Bibliographies |  Booksellers |  Booklist |  Libraries |  Journals |  Publishers |  University presses

Bibliographies |  Bibliothèques |  Éditeurs |  Listes des livres œcuméniques |  Librairies |  Presses universitaires |  Revues

In One Body Through the Cross: The Princeton Proposal for Christian Unity
Braaten, Carl E. & Robert W. Jenson, eds.
Eerdmans, 2003
ISBN: 978-0-8028-2298-7


This slim book could have substantial positive impact to the extent that Christian churches are open to "conversion", denominational conversion. The main conviction of the Princeton Proposal is this: "We agree, (however,) that the unity we seek must be unambiguously visible, "so that the world may believe" (John 17:21). Unity must be recognizable as unity without an extensive theological gloss. One must be able to see that the church, in its ordinary life and practice, is one community reconciled in Christ." (n. 45)

The authors are sixteen theologians and ecumenists from diverse church backgrounds. The Princeton Proposal is not an official document of a church or group of churches, but rather a set of substantial convictions coupled with an urgent plea to the churches. Here is a glimpse at two convictions of the Princeton Proposal --among several--, which I find quite striking and helpful.

First, the present ecumenical movement must return to the goal of the visible unity of Christ's church --as articulated carefully by the World Council of Churches, New Delhi, 1961. The Princeton Proposal authors propose "that the unity which God promises and to which he calls his church is a unity of Christians --and here the Princeton Proposal quotes from the New Delhi declaration-- made visible as all in each place baptized into Jesus Christ... are brought by the Holy Spirit into one fully committed fellowship, holding the one apostolic faith, preaching the one Gospel, breaking the one bread..." The Princeton Proposal authors then submit "that the churches' retreat from this vision is sin, which is visited upon the churches in their weakness and unfaithfulness." (n. 1)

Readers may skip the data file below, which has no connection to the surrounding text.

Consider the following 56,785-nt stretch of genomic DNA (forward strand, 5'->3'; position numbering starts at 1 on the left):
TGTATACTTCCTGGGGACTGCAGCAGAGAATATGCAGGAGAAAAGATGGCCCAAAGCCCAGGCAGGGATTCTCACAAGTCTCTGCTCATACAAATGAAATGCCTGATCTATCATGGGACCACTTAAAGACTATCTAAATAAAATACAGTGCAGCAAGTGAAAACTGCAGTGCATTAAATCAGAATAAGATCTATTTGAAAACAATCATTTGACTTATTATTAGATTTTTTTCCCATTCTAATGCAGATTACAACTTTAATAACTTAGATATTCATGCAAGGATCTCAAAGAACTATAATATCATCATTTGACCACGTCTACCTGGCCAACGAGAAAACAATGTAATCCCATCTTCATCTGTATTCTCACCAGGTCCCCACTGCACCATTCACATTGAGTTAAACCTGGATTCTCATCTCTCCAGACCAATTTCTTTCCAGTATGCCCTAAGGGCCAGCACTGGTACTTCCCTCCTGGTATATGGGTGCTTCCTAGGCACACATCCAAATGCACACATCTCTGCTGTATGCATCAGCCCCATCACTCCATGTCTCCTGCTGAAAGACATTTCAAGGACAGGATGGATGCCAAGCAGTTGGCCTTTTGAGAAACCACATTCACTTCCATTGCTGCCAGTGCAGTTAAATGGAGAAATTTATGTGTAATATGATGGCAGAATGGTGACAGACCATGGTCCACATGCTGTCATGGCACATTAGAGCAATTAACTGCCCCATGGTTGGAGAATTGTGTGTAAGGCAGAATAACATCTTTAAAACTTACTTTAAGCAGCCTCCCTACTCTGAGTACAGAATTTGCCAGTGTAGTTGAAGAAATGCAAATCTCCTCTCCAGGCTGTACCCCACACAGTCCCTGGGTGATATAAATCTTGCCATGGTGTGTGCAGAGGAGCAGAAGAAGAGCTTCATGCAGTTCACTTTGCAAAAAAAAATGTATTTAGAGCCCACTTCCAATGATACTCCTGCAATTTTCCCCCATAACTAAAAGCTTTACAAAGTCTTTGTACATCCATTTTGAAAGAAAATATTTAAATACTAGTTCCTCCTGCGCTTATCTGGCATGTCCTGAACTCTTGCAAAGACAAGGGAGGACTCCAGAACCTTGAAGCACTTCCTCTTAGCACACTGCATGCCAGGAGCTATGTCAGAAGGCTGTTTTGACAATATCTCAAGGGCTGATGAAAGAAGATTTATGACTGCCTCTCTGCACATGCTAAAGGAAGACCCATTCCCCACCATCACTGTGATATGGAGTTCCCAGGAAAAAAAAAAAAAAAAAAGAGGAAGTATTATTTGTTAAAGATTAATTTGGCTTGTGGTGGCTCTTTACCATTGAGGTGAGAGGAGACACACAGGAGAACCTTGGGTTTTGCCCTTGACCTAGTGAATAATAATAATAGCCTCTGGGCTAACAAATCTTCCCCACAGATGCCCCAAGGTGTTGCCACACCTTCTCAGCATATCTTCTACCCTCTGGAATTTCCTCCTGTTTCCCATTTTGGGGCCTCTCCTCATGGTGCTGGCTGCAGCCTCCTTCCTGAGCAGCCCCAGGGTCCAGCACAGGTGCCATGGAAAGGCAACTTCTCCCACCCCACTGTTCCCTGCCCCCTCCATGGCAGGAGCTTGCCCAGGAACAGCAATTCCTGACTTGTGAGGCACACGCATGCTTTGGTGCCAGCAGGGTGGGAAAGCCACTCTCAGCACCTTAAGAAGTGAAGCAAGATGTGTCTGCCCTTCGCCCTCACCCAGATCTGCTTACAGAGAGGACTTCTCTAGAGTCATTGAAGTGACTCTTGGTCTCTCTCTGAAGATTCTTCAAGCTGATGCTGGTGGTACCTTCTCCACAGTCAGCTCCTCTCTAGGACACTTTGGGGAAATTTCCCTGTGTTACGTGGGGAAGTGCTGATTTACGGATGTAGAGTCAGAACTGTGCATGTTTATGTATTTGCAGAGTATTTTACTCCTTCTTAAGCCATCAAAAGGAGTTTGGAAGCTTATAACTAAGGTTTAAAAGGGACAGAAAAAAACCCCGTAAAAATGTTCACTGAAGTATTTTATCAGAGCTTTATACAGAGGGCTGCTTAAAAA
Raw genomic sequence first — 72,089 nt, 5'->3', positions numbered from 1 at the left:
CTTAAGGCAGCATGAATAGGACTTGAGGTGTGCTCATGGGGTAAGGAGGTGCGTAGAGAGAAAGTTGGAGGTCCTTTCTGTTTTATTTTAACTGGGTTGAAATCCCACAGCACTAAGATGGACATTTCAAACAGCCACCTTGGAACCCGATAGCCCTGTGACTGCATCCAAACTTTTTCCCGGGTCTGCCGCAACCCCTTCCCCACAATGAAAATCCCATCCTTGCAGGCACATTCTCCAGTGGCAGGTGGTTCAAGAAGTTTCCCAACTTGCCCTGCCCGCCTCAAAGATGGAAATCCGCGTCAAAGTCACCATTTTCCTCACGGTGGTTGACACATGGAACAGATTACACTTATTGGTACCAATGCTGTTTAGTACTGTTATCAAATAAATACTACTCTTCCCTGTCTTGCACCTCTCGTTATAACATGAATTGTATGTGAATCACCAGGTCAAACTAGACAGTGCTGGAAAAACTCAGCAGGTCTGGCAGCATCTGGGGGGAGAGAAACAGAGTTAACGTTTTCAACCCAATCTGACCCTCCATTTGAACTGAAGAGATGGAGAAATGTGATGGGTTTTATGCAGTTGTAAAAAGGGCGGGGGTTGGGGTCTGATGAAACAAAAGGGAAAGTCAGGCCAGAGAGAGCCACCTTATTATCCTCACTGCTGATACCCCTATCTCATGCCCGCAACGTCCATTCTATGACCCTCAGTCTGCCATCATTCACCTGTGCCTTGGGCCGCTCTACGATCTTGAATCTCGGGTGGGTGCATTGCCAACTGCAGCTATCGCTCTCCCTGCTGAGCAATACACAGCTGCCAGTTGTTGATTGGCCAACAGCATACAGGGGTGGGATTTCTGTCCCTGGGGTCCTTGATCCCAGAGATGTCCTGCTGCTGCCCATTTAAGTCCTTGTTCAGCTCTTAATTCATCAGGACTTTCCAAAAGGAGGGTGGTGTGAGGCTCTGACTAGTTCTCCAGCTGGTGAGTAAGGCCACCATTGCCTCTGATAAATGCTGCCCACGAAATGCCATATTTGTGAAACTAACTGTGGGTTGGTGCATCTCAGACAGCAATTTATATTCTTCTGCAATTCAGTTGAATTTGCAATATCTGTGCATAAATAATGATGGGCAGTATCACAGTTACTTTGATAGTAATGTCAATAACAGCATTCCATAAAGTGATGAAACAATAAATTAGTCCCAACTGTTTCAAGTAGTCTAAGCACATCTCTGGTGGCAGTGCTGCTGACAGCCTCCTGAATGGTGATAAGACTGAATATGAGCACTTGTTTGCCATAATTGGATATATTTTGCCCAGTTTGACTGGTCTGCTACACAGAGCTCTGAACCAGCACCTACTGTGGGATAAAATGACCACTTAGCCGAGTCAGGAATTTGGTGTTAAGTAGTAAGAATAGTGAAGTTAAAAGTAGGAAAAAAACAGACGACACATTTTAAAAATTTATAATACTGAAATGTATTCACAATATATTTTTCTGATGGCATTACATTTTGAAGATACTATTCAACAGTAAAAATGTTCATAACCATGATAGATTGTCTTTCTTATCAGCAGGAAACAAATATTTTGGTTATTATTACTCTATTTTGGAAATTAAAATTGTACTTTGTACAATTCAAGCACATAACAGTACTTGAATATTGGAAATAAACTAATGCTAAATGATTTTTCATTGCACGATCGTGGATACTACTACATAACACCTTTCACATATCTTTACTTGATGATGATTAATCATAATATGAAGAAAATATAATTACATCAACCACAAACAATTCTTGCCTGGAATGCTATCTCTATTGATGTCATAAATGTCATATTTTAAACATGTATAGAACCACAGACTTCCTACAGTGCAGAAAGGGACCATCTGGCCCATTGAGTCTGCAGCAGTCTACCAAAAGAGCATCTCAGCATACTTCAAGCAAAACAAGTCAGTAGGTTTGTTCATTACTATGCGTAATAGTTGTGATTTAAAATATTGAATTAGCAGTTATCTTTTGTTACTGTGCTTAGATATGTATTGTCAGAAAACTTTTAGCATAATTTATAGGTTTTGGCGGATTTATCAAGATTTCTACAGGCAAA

Second, the document proposes a demanding (re-)assessment of what the churches by and large presently consider and cherish as "diversity". "The apostolic message does not affirm diversity for its own sake. The life of the church thus calls for continuous critical sifting and reconstruction of human identity. Elements that constitute our differences must be questioned, judged, reconciled and reconfigured within the unity of the body of Christ..." (n. 23)

The Princeton Proposal also outlines concrete suggestions for discernment and action now on behalf of visible unity. The document is not perfect nor complete. It is indeed worthy of personal and group study and discussion, in view of wise and courageous discernment and ecclesial action.

Rev. Bernard de Margerie
Saskatoon